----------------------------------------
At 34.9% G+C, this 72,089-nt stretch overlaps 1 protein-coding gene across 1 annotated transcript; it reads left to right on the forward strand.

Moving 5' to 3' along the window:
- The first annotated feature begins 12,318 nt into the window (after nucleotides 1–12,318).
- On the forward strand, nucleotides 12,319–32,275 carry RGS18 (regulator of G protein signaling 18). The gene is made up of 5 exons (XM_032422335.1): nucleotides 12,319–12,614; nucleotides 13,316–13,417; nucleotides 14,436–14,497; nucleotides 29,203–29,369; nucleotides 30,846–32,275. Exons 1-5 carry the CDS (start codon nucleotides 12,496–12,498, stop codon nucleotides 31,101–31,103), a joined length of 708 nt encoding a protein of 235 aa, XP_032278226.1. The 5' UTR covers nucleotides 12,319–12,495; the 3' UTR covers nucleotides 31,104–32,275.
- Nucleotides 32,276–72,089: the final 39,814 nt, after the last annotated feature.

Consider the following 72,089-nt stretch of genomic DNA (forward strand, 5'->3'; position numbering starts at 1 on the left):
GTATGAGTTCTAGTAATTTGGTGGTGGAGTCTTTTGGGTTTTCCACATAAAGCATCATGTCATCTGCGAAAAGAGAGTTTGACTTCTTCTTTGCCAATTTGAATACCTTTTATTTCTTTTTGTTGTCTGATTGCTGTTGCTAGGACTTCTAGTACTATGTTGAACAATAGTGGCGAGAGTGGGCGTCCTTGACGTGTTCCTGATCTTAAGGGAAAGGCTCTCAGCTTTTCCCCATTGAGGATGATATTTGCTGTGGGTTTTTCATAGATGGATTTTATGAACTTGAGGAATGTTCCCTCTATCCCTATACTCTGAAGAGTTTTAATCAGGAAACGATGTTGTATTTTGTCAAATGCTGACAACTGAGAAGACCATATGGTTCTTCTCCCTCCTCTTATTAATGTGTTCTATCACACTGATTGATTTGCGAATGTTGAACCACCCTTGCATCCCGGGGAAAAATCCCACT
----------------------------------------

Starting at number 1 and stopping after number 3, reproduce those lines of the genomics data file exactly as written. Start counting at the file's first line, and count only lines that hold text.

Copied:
At 34.9% G+C, this 72,089-nt stretch overlaps 1 protein-coding gene across 1 annotated transcript; it reads left to right on the forward strand.

Moving 5' to 3' along the window:
- The first annotated feature begins 12,318 nt into the window (after nucleotides 1–12,318).